$
85,542

 
$
84,122


See accompanying Notes to Consolidated Financial Statements.

5



BURLINGTON NORTHERN SANTA FE, LLC and SUBSIDIARIES
CONSOLIDATED STATEMENTS OF CASH FLOWS
(In millions)
(Unaudited)
 
 
Six Months Ended June 30,
 
 
2017
 
2016
OPERATING ACTIVITIES
 
 
 
 
Net income
 
$
1,796

 
$
1,556

Adjustments to reconcile net income to net cash provided by operating activities:
 
 
 
 
Depreciation and amortization
 
1,165

 
1,050

Deferred income taxes
 
232

 
680

Long-term casualty and environmental liabilities, net
 
(19
)
 
(21
)
Other, net
 
(113
)
 
(81
)
Changes in current assets and liabilities:
 
 
 
 
Accounts receivable, net
 
(17
)
 
34

Materials and supplies
 
6

 
(1
)
Other current assets
 
(17
)
 
(155
)
Accounts payable and other current liabilities
 
502

 
(95
)
Net cash provided by operating activities
 
3,535

 
2,967

 
 
 
 
 
INVESTING ACTIVITIES
 
 
 
 
Capital expenditures excluding equipment
 
(1,296
)
 
(1,542
)
Acquisition of equipment
 
(200
)
 
(457
)
Purchases of investments and investments in time deposits
 
(8
)
 
(4
)
Proceeds from sales of investments and maturities of time deposits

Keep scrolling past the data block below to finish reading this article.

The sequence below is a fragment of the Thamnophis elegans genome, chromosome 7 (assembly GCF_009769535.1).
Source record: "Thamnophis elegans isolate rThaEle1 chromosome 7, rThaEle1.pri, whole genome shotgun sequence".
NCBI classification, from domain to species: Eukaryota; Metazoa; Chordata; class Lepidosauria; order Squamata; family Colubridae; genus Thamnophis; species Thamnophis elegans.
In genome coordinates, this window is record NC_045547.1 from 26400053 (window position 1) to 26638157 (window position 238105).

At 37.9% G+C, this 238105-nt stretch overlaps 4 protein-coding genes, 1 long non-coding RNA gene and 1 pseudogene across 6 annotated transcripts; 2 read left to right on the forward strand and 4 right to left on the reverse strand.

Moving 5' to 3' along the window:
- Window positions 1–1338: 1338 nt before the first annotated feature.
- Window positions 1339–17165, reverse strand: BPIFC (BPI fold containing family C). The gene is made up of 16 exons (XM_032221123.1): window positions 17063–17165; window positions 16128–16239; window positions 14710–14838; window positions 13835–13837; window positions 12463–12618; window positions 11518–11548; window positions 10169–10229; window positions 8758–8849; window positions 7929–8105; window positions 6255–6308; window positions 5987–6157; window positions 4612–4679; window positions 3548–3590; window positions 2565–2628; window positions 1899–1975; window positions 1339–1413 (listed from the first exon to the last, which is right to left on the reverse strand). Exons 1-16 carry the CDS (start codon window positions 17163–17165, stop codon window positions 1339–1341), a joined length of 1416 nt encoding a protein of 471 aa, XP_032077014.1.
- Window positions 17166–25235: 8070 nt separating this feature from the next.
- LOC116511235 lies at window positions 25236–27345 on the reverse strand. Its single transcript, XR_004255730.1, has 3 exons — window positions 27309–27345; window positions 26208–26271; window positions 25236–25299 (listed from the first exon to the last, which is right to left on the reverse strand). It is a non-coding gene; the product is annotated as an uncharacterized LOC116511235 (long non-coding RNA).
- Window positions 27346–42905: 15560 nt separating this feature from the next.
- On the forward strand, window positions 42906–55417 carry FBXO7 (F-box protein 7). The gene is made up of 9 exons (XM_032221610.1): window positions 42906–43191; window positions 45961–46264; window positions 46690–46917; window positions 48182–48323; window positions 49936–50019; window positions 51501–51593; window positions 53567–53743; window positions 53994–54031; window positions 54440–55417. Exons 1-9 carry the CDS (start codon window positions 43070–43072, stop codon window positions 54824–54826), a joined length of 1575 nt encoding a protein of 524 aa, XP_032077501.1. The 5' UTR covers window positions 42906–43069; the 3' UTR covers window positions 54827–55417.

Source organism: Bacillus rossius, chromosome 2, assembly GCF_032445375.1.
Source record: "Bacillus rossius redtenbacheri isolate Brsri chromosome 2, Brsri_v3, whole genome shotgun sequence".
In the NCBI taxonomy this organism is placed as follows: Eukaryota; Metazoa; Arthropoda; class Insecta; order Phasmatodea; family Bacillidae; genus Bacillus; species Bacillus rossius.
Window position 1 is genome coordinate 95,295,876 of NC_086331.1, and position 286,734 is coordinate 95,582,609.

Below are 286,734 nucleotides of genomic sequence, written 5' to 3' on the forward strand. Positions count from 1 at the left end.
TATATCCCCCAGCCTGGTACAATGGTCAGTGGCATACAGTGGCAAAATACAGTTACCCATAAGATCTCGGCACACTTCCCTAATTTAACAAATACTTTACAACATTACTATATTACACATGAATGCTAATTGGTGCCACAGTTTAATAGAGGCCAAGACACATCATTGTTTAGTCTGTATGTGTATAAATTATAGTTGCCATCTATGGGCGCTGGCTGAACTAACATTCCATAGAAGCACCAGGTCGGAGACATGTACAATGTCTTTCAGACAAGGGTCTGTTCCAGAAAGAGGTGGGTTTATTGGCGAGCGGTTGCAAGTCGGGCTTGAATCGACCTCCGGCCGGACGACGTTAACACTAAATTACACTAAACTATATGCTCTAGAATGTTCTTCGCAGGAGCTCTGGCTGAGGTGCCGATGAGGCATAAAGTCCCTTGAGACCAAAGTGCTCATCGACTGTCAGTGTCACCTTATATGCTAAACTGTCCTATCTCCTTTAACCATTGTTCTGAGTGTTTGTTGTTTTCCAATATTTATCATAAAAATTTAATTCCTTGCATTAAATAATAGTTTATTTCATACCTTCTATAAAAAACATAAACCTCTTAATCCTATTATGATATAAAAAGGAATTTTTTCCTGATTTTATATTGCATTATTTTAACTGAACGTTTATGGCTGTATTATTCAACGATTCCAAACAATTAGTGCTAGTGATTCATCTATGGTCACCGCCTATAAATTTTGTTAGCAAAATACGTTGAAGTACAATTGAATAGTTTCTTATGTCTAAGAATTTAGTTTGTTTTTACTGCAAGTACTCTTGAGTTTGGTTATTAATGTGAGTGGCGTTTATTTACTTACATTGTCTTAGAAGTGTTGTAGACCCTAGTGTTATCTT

15

 
10

Other, net
 
(235
)
 
(281
)
Net cash used for investing activities
 
(1,724
)
 
(2,274
)
 
 
 
 
 
FINANCING ACTIVITIES
 
 
 
 
Proceeds from issuance of long-term debt
 
1,250

 
750

Payments on long-term debt
 
(700
)
 
(252
)
Cash distributions
 
(1,425
)
 
(1,250
)
Other, net
 
(19
)
 
(12
)
Net cash used for financing activities
 
(894
)
 
(764
)
Increase (decrease) in cash and cash equivalents
 
917

 
(71
)
Cash and cash equivalents:
 
 
 
 
Beginning of period
 
3,218

 
2,329

End of period
 
$
4,135

 
$
2,258

 
 
 
 
 
SUPPLEMENTAL CASH FLOW INFORMATION
 
 
 
 
Interest paid, net of amounts capitalized
 
$
530

 
$
516

Capital investments accrued but not yet paid
 
$
103

 
$
122

Income taxes paid, net of refunds
 
$
212

 
$
226


See accompanying Notes to Consolidated Financial Statements. 

6


BURLINGTON NORTHERN SANTA FE, LLC and SUBSIDIARIES
CONSOLIDATED STATEMENTS OF CHANGES IN EQUITY
(In millions)
(Unaudited)

 
 
Member’s
Equity

 
Accumulated
Other
Comprehensive Income (Loss)

 
Total
Equity

Balance at December 31, 2016